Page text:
to:

Due their historical and current engagements, Italian armed forces also have a well-deserved reputation for CombatPragmatism, born from such things as inventing aerial bombing back when dropping bombs from aircrafts aircraft had been preventively declared a war crime ([[ExactWords the declaration specified from blimps]]. [[LoopholeAbuse The Italians used planes]]), strapping torpedoes to commercial speedboats and sending them into enemy harbours to sink battleships, developing the [[http://en.wikipedia.org/wiki/Human_torpedo Human torpedo]] to complement and replace the aforementioned vessels (which had proven useful against [[UsefulNotes/TheSoundOfMartialMusic Austria-Hungary]], but had become obsolete by the time of UsefulNotes/WorldWarII), as well as ''still'' fielding and using [[KIllItWithFire man-portable flamethrowers]]. In spite of this, they have managed to earn and keep a reputation as 'nice guys' when deployed for peace-keeping missions, mostly by honestly policing and bringing food and useful things to the civilians living in the areas they control.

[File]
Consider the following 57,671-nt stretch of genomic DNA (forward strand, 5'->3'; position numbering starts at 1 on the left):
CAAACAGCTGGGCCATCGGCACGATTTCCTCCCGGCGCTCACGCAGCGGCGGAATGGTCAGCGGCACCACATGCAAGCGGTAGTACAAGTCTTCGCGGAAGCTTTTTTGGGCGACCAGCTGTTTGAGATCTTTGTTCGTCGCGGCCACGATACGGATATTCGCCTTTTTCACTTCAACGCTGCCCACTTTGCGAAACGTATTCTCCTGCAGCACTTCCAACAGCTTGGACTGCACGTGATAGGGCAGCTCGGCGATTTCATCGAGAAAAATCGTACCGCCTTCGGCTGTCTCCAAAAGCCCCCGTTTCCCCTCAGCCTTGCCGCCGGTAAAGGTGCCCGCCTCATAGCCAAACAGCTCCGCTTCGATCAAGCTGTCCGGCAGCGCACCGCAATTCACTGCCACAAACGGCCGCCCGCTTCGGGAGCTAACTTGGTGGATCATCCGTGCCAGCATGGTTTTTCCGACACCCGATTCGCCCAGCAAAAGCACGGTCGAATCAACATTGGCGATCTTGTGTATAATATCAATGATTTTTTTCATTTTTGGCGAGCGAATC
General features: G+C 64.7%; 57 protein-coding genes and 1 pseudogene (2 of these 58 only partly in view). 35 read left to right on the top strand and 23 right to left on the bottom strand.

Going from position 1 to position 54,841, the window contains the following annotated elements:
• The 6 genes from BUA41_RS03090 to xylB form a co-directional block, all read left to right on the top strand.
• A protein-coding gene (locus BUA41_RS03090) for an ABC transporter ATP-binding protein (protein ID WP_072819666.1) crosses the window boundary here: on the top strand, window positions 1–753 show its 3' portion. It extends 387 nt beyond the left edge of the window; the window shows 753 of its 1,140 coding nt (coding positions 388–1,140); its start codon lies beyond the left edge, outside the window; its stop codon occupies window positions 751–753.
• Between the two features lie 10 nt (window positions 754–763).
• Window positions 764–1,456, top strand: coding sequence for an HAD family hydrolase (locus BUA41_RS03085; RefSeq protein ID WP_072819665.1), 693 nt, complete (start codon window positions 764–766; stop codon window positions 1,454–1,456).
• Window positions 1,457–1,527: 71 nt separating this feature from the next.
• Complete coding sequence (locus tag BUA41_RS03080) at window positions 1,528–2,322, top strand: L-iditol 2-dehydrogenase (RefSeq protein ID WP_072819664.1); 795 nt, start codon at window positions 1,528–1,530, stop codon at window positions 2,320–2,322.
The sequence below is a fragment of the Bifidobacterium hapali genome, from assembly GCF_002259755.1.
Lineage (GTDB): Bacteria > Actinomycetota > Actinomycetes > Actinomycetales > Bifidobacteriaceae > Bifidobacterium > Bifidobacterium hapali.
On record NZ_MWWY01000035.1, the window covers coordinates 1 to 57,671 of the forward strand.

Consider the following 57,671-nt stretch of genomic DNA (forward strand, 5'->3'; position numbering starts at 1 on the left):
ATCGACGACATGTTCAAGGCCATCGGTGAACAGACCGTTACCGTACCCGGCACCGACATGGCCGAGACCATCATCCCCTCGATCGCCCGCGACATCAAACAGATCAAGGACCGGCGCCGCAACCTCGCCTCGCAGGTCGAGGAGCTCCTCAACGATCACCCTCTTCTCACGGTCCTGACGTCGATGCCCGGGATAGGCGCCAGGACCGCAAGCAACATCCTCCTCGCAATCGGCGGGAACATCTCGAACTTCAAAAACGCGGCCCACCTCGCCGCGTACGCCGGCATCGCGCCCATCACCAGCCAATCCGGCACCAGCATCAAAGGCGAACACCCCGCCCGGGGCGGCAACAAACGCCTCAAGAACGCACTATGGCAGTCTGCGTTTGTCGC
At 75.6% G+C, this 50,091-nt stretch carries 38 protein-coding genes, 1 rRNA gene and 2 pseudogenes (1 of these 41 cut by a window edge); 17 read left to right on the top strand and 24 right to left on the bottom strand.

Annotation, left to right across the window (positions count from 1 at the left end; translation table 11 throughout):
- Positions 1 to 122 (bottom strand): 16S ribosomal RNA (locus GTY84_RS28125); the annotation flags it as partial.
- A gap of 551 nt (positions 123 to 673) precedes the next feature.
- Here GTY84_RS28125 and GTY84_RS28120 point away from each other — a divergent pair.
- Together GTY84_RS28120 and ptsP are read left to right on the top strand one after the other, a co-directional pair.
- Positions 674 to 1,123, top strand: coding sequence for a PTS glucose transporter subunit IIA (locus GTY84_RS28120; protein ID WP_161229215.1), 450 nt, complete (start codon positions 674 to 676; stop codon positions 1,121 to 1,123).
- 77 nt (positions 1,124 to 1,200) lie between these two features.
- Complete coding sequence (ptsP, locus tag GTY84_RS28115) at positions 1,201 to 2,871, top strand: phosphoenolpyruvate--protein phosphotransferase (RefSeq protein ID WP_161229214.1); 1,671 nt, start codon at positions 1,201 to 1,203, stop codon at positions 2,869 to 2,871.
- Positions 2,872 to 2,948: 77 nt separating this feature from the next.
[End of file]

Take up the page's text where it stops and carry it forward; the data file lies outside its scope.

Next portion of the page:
* '''Carabinieri''' - Created in 1815 (''well'' before the Italian Unfication); served under the banners of the Kingdom of Piedmont; and inspired by the French Gendarmerie), their names coming from the carbines they used as a weapon. The Carabinieri have been historically the First Corps of the Army, and were upgraded to full branch in 2000, just about damn time. They handle serious cases of law-enforcement throughout the country by conducting operations against the mafias, organised crime, and [[SeriousBusiness unsanitary preparation of foods and drinks]] ([[JustifiedTrope given how much food and drinks Italy exports and a surprisingly high number of scams involving altering them, sometimes in poisonous ways]]). During UsefulNotes/WorldWarTwo, after the fall of Mussolini, many ''carabinieri'' joined the [[LaResistance Resistenza]], or the Allied forces and fought bravely against the Germans. In more recent times, they're often employed in peace-keeping operations (Kosovo, Afghanistan, Iraq).